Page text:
The Fife thread continues. Following The Fence Collective tour, we now welcome a delegation which includes Theatre Workshop Scotland, the National Mining Museum and a few locals from the village of Carhill, all with Fife connections.
And why is this motley assortment in Beijing? Interesting story. A year ago we organized a study tour of Scottish museums for some Chinese museums officials. It included a visit to the National Mining Museum in Newtongrange and while there the Director of the China National Film Museum, Mr Yang Yongan, took an interest in a film that was being made about the mining communities in Fife, specifically about the 1926 strike. The film is called The Happy Lands, and was directed by Robert Rae of Theatre Workshop Scotland. All the actors are non-professionals from the community itself. It took four years to make and was finally finished this summer.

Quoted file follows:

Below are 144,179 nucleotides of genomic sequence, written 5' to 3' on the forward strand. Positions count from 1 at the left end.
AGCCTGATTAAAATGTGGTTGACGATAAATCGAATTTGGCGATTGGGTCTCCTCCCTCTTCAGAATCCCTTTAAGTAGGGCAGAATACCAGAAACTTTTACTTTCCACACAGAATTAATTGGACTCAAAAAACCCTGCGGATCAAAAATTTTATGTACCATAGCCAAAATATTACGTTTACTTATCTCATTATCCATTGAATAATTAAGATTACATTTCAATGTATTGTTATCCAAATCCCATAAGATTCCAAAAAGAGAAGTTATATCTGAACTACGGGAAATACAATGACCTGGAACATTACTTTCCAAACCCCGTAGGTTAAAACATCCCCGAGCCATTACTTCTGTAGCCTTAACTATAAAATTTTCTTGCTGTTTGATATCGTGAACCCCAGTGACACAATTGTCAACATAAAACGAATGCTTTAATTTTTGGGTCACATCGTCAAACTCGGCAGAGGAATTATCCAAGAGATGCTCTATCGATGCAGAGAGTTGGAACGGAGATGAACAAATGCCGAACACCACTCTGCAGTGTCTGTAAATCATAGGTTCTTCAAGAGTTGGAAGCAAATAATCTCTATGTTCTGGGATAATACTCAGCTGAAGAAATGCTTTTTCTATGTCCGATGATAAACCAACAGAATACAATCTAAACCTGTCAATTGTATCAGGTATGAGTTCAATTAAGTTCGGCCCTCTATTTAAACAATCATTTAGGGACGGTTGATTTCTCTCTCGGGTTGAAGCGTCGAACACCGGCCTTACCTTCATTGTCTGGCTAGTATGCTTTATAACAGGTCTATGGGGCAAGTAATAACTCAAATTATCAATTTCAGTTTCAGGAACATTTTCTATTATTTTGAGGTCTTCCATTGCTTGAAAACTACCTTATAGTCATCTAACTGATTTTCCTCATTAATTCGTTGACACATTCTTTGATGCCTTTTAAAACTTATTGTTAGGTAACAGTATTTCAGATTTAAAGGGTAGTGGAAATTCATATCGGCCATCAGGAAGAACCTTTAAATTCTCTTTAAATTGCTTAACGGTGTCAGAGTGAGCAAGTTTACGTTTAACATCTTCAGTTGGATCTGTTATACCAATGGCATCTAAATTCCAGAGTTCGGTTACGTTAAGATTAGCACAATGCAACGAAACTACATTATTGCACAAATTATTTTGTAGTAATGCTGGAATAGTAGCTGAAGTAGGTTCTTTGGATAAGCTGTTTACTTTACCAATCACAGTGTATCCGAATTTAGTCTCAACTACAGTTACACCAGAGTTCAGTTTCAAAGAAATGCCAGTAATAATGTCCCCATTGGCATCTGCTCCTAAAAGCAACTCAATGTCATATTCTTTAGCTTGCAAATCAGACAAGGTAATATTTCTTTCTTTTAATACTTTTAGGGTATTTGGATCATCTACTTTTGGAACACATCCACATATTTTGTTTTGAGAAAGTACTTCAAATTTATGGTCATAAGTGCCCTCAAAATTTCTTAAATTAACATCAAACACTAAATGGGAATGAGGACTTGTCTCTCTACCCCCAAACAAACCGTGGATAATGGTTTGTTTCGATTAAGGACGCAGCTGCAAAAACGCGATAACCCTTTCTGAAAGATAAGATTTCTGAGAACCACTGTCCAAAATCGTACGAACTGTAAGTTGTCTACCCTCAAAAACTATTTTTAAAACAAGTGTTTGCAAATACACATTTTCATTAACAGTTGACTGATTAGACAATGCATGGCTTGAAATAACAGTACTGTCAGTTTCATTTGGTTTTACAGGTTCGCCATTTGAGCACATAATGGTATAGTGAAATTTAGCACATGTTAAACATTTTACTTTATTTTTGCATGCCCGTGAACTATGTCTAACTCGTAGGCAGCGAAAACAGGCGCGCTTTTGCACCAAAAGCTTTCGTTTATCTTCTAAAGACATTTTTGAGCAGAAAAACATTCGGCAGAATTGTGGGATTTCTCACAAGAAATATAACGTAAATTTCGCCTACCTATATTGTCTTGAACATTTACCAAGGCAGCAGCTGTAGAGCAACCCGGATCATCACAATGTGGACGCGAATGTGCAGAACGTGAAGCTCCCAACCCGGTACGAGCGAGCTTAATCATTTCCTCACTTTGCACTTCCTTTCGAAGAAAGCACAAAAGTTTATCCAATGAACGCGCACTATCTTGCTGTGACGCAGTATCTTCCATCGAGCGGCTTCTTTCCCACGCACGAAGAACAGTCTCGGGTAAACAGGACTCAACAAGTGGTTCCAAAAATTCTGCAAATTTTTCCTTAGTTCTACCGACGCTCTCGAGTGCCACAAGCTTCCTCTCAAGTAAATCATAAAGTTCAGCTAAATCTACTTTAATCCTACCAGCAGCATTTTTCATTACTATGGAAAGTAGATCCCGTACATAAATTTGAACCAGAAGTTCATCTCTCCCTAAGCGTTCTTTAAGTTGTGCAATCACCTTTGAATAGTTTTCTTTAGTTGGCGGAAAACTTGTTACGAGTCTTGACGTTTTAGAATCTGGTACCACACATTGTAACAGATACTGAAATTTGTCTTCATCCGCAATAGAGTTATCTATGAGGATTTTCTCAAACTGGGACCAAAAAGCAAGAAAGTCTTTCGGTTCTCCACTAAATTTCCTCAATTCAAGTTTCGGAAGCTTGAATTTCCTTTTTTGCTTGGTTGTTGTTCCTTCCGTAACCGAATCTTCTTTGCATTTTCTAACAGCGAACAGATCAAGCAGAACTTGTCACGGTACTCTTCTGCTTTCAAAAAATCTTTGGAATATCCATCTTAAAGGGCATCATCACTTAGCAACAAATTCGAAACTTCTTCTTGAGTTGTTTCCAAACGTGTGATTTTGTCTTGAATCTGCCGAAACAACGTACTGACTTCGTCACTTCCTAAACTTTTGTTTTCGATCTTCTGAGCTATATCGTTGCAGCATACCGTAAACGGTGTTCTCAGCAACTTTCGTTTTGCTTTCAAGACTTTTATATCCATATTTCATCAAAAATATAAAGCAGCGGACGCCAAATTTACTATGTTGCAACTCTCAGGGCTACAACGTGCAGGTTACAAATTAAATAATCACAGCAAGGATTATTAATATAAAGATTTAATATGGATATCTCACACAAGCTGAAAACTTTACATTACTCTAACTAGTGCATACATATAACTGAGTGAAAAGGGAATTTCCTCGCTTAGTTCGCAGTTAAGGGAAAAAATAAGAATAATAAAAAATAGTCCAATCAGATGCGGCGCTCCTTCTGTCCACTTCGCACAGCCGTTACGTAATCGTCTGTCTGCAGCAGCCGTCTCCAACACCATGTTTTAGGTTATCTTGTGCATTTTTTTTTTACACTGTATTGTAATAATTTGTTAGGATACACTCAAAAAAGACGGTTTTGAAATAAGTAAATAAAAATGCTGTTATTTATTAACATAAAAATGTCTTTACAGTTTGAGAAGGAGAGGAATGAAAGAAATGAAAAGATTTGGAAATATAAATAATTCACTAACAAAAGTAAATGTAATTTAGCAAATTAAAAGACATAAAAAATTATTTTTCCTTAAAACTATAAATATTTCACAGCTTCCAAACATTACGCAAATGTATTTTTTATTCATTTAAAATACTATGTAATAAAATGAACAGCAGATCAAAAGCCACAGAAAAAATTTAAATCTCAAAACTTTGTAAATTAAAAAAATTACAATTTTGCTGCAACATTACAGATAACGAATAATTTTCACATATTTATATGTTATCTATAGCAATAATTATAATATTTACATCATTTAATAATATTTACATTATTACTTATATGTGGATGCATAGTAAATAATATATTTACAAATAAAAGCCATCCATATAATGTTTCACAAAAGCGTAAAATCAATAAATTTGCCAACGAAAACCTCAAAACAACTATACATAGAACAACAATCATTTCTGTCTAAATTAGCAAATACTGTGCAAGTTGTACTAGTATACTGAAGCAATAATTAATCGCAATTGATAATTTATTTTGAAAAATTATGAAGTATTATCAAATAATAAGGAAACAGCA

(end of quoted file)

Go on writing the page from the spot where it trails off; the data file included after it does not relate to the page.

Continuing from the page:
Given that it hasn't yet had a UK premiere, it's somewhat odd that it's first full public screening is in China, but after watching the film and attending the accompanying forum, I begin to see the attraction to Mr Yang. The fledgling British Communist Party plays a small but sympathetic role throughout the film's story, supporting the striking miners and their families. In any case, it's a fine film, beautifully shot and very moving. The acting is excellent - amazing given that the cast are the villagers themselves. But given that most of them are direct relatives of the mining community from 1926, perhaps this closeness lent an authenticity that professional actors might have struggled with. Three of the cast came to Beijing: they were delightful.